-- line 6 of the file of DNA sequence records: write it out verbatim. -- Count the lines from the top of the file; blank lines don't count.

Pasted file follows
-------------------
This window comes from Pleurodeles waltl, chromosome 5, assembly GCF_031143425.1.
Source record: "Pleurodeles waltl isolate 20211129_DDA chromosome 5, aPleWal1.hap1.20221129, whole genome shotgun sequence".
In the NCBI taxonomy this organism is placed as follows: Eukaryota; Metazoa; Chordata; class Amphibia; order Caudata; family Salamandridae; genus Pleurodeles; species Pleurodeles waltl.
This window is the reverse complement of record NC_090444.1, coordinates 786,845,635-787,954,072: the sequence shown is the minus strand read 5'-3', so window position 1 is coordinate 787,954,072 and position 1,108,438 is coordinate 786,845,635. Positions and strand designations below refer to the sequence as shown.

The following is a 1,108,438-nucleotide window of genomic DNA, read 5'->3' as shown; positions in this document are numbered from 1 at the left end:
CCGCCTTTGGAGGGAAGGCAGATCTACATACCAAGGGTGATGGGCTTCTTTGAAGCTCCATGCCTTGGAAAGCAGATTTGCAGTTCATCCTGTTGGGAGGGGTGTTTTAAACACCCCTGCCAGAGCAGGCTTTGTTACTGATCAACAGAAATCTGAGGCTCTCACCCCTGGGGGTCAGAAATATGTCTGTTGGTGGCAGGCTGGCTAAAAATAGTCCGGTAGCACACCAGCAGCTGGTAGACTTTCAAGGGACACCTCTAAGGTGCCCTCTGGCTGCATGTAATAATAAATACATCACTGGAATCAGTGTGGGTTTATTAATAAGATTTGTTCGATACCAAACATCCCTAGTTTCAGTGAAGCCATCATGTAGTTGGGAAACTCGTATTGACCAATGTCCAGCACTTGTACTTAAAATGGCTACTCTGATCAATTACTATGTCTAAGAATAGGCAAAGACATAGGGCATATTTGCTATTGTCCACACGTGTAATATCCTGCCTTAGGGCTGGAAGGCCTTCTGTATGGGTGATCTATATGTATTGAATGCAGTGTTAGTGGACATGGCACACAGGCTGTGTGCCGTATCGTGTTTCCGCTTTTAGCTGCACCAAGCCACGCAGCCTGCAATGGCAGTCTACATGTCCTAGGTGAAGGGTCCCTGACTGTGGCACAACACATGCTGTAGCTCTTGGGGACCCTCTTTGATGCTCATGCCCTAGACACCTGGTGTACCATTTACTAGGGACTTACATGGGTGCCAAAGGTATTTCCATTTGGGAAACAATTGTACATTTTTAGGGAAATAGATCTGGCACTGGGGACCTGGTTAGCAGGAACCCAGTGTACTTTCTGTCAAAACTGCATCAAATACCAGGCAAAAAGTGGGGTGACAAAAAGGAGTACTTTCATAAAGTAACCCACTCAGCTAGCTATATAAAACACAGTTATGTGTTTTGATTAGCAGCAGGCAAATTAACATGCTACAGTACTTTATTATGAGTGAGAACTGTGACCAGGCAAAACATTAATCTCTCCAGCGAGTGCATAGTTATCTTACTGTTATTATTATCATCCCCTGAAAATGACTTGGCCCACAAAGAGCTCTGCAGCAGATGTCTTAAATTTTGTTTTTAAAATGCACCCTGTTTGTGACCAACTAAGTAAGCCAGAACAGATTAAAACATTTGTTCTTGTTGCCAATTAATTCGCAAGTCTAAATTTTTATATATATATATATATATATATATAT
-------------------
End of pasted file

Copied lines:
CCGCCTTTGGAGGGAAGGCAGATCTACATACCAAGGGTGATGGGCTTCTTTGAAGCTCCATGCCTTGGAAAGCAGATTTGCAGTTCATCCTGTTGGGAGGGGTGTTTTAAACACCCCTGCCAGAGCAGGCTTTGTTACTGATCAACAGAAATCTGAGGCTCTCACCCCTGGGGGTCAGAAATATGTCTGTTGGTGGCAGGCTGGCTAAAAATAGTCCGGTAGCACACCAGCAGCTGGTAGACTTTCAAGGGACACCTCTAAGGTGCCCTCTGGCTGCATGTAATAATAAATACATCACTGGAATCAGTGTGGGTTTATTAATAAGATTTGTTCGATACCAAACATCCCTAGTTTCAGTGAAGCCATCATGTAGTTGGGAAACTCGTATTGACCAATGTCCAGCACTTGTACTTAAAATGGCTACTCTGATCAATTACTATGTCTAAGAATAGGCAAAGACATAGGGCATATTTGCTATTGTCCACACGTGTAATATCCTGCCTTAGGGCTGGAAGGCCTTCTGTATGGGTGATCTATATGTATTGAATGCAGTGTTAGTGGACATGGCACACAGGCTGTGTGCCGTATCGTGTTTCCGCTTTTAGCTGCACCAAGCCACGCAGCCTGCAATGGCAGTCTACATGTCCTAGGTGAAGGGTCCCTGACTGTGGCACAACACATGCTGTAGCTCTTGGGGACCCTCTTTGATGCTCATGCCCTAGACACCTGGTGTACCATTTACTAGGGACTTACATGGGTGCCAAAGGTATTTCCATTTGGGAAACAATTGTACATTTTTAGGGAAATAGATCTGGCACTGGGGACCTGGTTAGCAGGAACCCAGTGTACTTTCTGTCAAAACTGCATCAAATACCAGGCAAAAAGTGGGGTGACAAAAAGGAGTACTTTCATAAAGTAACCCACTCAGCTAGCTATATAAAACACAGTTATGTGTTTTGATTAGCAGCAGGCAAATTAACATGCTACAGTACTTTATTATGAGTGAGAACTGTGACCAGGCAAAACATTAATCTCTCCAGCGAGTGCATAGTTATCTTACTGTTATTATTATCATCCCCTGAAAATGACTTGGCCCACAAAGAGCTCTGCAGCAGATGTCTTAAATTTTGTTTTTAAAATGCACCCTGTTTGTGACCAACTAAGTAAGCCAGAACAGATTAAAACATTTGTTCTTGTTGCCAATTAATTCGCAAGTCTAAATTTTTATATATATATATATATATATATATAT